Since the first time free-roam VR gaming was teased on social media, I've been on the edge of my seat waiting for it to launch. After all, I'm the kind of guy who used to think nothing of blowing my holiday allowance at a BattleTech center. If there was going to be a new way to throw away money while I blasted away enemies in an easily accessible artificial reality, I was ready to fling my wallet at it (or smartphone - wireless payments right?).
When Facebook bought VR headset company Oculus, it seemed that VR would soon be the next big thing. But since those heady days of technological speculation, VR and the development of its consumer applications has at best, stumbled into the realm of novelty instead of necessity. Sure, we have a decent amount of VR content out there now, but there are only so many VR rollercoaster rides you can try from your couch before falling asleep.
Virtual reality has been trying to become, uh, a reality since the the 80s. Now those wacky reality-escaping goggles are experiencing a renaissance, and thanks to the ubiquity of high-quality imaging devices, VR might finally be here to stay. The most advanced use of VR at the moment has to be free-roam VR gaming. After all, what better way to bridge the gap between the virtual and the real than by creating a physical space which the player can explore? Apart from “jacking in” a la The Matrix, that is.
Enter Zero Latency
At Zero Latency Singapore, you get just that - free-roam immersion into a virtual/physical environment. You and your friends can be literally transported to another world for a whimsical exploration, get dumped in the middle of a zombie apocalypse, or fight aliens aboard a space station styled very similarly to the game Mass Effect. A pair of goggles connected to a backpack and sensor/controller in the shape of a rifle accompany you on your journey on these imaginary worlds, but when the action starts you’ll barely notice the gear.
My gaming experience during the soft launch started with a short briefing on the gaming rules: don’t run, don’t jump, don’t smash your rifle into another player’s head. Then we picked up our gear, hung neatly in a row on the back wall of the briefing room. The backpack reminded me of an old Laser Quest vest, save that instead of IR sensors, each contained an Alienware mini gaming PC. This pumps all the gaming info to the headset and headphones. Fluorescent balls adorned the top of my headset - not the best look, but necessary for the arena cameras to track and recreate my actions in the game.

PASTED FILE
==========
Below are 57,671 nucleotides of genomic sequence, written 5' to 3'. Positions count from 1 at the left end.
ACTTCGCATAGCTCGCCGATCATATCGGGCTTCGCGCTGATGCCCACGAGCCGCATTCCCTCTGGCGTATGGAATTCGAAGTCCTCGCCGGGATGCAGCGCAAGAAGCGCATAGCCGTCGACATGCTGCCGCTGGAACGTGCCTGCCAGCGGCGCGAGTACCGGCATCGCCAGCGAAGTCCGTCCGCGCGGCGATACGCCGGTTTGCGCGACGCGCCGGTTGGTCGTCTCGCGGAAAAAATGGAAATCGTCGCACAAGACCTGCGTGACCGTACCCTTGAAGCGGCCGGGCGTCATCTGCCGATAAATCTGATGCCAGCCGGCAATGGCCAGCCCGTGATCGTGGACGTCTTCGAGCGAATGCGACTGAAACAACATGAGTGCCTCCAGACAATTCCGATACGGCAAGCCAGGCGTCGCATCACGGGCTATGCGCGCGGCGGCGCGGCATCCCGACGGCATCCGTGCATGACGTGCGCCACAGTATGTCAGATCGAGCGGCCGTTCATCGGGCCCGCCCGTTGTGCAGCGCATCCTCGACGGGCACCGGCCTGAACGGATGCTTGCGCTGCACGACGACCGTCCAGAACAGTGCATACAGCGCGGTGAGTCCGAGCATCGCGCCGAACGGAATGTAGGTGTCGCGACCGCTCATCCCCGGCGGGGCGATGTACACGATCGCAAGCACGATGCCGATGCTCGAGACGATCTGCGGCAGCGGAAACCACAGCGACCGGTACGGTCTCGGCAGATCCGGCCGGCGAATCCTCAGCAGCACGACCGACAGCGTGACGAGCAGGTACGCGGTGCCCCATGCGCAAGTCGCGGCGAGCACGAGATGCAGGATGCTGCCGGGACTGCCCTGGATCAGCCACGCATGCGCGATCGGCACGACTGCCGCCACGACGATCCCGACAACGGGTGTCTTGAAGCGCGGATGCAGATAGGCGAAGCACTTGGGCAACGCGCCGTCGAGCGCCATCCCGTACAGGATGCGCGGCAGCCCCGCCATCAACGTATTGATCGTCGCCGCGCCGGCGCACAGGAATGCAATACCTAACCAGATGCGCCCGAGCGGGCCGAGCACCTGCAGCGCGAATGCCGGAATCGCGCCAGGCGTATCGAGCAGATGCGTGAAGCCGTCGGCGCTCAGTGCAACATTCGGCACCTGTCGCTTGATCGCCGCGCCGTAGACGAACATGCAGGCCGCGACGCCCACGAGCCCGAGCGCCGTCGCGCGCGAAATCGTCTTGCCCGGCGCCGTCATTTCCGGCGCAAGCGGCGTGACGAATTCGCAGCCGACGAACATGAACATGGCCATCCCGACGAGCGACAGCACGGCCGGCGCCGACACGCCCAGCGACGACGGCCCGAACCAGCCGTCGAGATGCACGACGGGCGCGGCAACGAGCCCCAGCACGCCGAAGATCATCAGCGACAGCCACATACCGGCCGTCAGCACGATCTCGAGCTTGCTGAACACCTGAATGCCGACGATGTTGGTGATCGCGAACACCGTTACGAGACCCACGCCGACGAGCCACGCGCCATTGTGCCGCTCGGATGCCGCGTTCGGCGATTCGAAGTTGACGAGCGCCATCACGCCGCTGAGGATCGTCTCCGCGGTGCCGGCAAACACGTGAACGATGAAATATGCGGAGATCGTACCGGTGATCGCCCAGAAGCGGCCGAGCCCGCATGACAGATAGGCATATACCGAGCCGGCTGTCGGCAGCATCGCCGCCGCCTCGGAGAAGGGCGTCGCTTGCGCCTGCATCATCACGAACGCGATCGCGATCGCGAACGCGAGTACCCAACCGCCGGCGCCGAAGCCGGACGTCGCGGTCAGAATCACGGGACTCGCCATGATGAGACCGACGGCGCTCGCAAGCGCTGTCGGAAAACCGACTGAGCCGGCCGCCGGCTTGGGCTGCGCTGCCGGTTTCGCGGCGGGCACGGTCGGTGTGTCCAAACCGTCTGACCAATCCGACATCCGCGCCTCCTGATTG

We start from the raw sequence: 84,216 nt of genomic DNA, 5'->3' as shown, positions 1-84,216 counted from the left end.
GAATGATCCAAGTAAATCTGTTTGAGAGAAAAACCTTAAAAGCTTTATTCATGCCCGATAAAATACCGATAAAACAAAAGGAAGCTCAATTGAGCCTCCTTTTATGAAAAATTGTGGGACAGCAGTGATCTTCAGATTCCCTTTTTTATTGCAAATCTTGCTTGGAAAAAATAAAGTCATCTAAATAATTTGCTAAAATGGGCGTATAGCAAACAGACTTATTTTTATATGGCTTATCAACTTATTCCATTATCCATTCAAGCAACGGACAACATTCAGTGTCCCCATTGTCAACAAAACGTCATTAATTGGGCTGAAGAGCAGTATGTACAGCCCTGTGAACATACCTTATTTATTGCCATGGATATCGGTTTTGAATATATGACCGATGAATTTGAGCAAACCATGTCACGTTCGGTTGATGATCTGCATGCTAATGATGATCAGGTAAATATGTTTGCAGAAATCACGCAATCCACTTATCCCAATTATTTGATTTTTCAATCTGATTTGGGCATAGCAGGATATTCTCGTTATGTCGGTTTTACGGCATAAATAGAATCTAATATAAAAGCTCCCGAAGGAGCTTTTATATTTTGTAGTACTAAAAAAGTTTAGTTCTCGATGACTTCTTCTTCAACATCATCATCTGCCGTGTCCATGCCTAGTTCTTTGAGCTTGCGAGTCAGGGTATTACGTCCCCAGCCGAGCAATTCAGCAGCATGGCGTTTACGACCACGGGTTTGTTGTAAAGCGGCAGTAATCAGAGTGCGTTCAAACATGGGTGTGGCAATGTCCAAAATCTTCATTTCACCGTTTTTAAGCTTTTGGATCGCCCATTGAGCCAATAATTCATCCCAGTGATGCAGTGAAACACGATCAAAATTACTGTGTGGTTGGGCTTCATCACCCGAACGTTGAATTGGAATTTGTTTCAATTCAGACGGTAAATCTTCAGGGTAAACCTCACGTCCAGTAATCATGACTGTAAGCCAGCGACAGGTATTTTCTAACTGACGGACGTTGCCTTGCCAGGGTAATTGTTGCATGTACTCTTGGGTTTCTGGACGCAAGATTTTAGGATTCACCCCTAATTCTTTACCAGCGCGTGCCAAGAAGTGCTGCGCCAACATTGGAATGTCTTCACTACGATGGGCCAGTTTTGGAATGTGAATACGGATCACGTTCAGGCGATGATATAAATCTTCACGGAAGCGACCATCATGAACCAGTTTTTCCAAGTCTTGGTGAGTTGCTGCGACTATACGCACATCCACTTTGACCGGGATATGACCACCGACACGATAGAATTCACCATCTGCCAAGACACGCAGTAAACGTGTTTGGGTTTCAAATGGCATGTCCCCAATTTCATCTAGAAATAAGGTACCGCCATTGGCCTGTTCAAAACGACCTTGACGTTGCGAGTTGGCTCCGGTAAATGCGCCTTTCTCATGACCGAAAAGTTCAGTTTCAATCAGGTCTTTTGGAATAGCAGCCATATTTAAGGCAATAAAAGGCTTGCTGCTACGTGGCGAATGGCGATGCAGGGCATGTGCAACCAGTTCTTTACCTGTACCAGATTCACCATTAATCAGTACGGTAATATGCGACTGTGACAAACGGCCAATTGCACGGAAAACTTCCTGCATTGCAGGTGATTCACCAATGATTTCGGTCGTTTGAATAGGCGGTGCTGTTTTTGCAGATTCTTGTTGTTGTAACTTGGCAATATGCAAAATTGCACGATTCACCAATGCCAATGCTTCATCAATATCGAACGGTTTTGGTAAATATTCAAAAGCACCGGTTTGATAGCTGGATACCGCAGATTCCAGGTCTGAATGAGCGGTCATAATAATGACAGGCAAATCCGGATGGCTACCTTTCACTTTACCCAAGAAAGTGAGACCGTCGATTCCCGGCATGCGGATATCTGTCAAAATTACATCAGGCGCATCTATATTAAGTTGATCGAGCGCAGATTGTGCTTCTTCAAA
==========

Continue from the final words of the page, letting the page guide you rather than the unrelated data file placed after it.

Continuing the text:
The VR headset Zero Latency uses is great for short-sighted players, because it has paddles that can adjust the degree of sight correction in the headset. So you won’t have to wear your spectacles under the goggles, or break out your contact lenses just to play a game.
Note that you can't control the volume in game chat, which means you can get an earful of anything from mildly irritating to extremely shrill gamerchat and screams. Great if you’re playing with friends, maybe not so much if you're joining strangers. But hey, at least you get to shout back into their ears.
Into the zone
The first game my group tried was a rather tame but colourful exploratory adventure, where we needed to navigate gravity-defying constructs in order to progress, as a team, to the next level. Not particularly thrilling, but it was a fun and friendly initiation into the digital realm. And it had its moments: the graphics and game design reminded me of Okami, not only in its puzzle-solving premise, but its heavily stylised art direction.
There were a few points when one of the player’s avatars froze and restarted mid-game, which resulted in her gaining noclip mode for a short period of time - watching her float through the stairs to join the rest of the team made for quite a few laughs. I spent most of the game trying to get my avatar to dance by bobbing my head left and right, which my teammates found amusing to varying degrees.
At the end of the game, we were handed our rifle-shaped controllers. Things were obviously about to get intense. The seven of us were plonked into a zombie-infested city, and we had to defend our little rampart from a horde of oncoming undead. The rifle controller allowed you to choose from a variety of weapons, including a shotgun, an assault rifle and a seemingly useless sniper rifle (there seemed to be no way to actually see through the scope). Eventually I ended up using the sniper rifle most though, since it allowed one-shot kills and also afforded the highest scores. The game design and aesthetic won’t win any awards, but it does a competent job at appropriating recognisable pieces from other popular zombie games, so that the game is familiar and frenetic, especially when the zombies inevitably break through a part of the rampart your teammate failed to reinforce (this might lead you to re-evaluate your friendships). If you thought shooting zombies from the comfort of your chair and computer screen was fun, wait till you have an actual - okay, virtually enhanced - rifle in your hands, and you can't pump your shotgun fast enough as zombies overwhelm you. It is literally, another level. Oh, and I had the top score. Not that it's important, of course, but I thought I’d mention it.